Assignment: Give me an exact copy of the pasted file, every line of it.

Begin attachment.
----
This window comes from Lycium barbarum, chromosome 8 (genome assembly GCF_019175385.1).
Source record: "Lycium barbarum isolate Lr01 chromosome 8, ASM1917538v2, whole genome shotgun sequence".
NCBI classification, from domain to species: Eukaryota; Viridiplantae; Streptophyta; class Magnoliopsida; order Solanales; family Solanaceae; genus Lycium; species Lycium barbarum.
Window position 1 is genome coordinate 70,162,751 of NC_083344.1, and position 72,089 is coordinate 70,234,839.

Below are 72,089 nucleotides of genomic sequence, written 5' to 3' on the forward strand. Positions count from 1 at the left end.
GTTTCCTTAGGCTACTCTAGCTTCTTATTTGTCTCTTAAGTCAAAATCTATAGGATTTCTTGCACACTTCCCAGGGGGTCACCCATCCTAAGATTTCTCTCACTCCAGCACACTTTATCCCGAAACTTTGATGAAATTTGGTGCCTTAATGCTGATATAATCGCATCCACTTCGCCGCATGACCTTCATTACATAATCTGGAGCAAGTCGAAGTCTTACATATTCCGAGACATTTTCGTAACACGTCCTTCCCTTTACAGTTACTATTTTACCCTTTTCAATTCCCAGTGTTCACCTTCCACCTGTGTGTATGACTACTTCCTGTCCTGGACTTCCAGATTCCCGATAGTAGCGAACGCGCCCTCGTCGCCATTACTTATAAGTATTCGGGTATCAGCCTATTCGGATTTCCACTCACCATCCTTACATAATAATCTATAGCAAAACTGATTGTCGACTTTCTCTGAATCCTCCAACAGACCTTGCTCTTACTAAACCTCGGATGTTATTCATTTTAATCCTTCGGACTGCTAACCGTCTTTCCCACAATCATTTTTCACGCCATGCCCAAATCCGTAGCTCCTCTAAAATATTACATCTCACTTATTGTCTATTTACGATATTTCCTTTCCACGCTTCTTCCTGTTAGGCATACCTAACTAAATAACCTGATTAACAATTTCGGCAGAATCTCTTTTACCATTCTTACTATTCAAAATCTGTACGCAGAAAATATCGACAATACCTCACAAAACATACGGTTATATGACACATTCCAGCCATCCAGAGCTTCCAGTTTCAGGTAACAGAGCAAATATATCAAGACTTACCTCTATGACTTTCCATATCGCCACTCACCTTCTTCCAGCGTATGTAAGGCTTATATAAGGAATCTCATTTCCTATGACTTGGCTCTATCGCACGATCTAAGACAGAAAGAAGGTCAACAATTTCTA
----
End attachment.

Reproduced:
This window comes from Lycium barbarum, chromosome 8 (genome assembly GCF_019175385.1).
Source record: "Lycium barbarum isolate Lr01 chromosome 8, ASM1917538v2, whole genome shotgun sequence".
NCBI classification, from domain to species: Eukaryota; Viridiplantae; Streptophyta; class Magnoliopsida; order Solanales; family Solanaceae; genus Lycium; species Lycium barbarum.
Window position 1 is genome coordinate 70,162,751 of NC_083344.1, and position 72,089 is coordinate 70,234,839.

Below are 72,089 nucleotides of genomic sequence, written 5' to 3' on the forward strand. Positions count from 1 at the left end.
GTTTCCTTAGGCTACTCTAGCTTCTTATTTGTCTCTTAAGTCAAAATCTATAGGATTTCTTGCACACTTCCCAGGGGGTCACCCATCCTAAGATTTCTCTCACTCCAGCACACTTTATCCCGAAACTTTGATGAAATTTGGTGCCTTAATGCTGATATAATCGCATCCACTTCGCCGCATGACCTTCATTACATAATCTGGAGCAAGTCGAAGTCTTACATATTCCGAGACATTTTCGTAACACGTCCTTCCCTTTACAGTTACTATTTTACCCTTTTCAATTCCCAGTGTTCACCTTCCACCTGTGTGTATGACTACTTCCTGTCCTGGACTTCCAGATTCCCGATAGTAGCGAACGCGCCCTCGTCGCCATTACTTATAAGTATTCGGGTATCAGCCTATTCGGATTTCCACTCACCATCCTTACATAATAATCTATAGCAAAACTGATTGTCGACTTTCTCTGAATCCTCCAACAGACCTTGCTCTTACTAAACCTCGGATGTTATTCATTTTAATCCTTCGGACTGCTAACCGTCTTTCCCACAATCATTTTTCACGCCATGCCCAAATCCGTAGCTCCTCTAAAATATTACATCTCACTTATTGTCTATTTACGATATTTCCTTTCCACGCTTCTTCCTGTTAGGCATACCTAACTAAATAACCTGATTAACAATTTCGGCAGAATCTCTTTTACCATTCTTACTATTCAAAATCTGTACGCAGAAAATATCGACAATACCTCACAAAACATACGGTTATATGACACATTCCAGCCATCCAGAGCTTCCAGTTTCAGGTAACAGAGCAAATATATCAAGACTTACCTCTATGACTTTCCATATCGCCACTCACCTTCTTCCAGCGTATGTAAGGCTTATATAAGGAATCTCATTTCCTATGACTTGGCTCTATCGCACGATCTAAGACAGAAAGAAGGTCAACAATTTCTA